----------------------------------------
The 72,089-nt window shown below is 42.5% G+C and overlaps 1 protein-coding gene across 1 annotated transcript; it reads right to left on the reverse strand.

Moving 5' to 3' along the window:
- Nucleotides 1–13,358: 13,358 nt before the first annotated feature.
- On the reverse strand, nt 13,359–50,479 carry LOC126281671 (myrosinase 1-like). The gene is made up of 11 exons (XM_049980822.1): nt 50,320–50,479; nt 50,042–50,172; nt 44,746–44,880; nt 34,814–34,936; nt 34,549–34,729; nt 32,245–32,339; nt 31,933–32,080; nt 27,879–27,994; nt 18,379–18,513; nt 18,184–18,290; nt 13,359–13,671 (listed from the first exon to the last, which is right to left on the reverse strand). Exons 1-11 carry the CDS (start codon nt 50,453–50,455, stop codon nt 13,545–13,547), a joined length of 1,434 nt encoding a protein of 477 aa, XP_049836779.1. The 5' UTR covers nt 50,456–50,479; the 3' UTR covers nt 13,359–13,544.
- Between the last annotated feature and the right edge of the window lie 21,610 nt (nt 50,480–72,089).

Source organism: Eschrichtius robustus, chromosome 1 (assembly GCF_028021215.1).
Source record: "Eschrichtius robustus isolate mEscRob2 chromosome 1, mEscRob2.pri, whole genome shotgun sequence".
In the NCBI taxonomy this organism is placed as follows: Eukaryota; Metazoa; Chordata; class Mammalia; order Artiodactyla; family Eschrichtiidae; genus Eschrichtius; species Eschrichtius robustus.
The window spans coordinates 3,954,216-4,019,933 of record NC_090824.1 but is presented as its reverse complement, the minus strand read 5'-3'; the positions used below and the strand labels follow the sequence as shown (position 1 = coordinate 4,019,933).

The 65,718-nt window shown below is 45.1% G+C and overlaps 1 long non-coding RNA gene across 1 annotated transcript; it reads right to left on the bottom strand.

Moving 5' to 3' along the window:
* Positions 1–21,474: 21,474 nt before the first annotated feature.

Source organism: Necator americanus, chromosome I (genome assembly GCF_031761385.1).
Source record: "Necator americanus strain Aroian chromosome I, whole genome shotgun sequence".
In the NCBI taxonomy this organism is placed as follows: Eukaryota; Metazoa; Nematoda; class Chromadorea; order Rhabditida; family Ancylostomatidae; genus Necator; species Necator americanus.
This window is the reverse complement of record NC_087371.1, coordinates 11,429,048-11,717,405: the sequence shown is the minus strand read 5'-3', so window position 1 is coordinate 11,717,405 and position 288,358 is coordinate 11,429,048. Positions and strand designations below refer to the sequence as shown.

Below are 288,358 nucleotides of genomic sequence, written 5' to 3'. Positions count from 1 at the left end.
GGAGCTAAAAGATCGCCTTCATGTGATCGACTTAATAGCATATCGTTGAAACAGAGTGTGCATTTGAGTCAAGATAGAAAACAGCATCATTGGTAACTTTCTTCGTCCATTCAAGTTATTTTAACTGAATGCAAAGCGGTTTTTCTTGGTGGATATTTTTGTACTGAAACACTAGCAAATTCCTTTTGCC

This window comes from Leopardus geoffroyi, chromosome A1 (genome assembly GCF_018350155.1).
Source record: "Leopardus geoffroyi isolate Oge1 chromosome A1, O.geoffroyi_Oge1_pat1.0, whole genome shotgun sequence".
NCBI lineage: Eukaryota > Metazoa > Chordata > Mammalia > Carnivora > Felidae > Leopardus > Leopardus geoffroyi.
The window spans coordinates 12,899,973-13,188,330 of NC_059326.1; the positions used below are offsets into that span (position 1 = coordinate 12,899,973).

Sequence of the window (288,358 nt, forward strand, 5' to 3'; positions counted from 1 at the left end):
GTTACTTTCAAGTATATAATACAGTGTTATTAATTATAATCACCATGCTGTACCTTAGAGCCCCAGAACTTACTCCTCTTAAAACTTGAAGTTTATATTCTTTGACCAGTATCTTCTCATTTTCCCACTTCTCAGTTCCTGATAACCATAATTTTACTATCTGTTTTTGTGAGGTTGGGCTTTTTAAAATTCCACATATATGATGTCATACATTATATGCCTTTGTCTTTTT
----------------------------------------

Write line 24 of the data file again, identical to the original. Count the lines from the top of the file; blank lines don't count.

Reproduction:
GTTACTTTCAAGTATATAATACAGTGTTATTAATTATAATCACCATGCTGTACCTTAGAGCCCCAGAACTTACTCCTCTTAAAACTTGAAGTTTATATTCTTTGACCAGTATCTTCTCATTTTCCCACTTCTCAGTTCCTGATAACCATAATTTTACTATCTGTTTTTGTGAGGTTGGGCTTTTTAAAATTCCACATATATGATGTCATACATTATATGCCTTTGTCTTTTT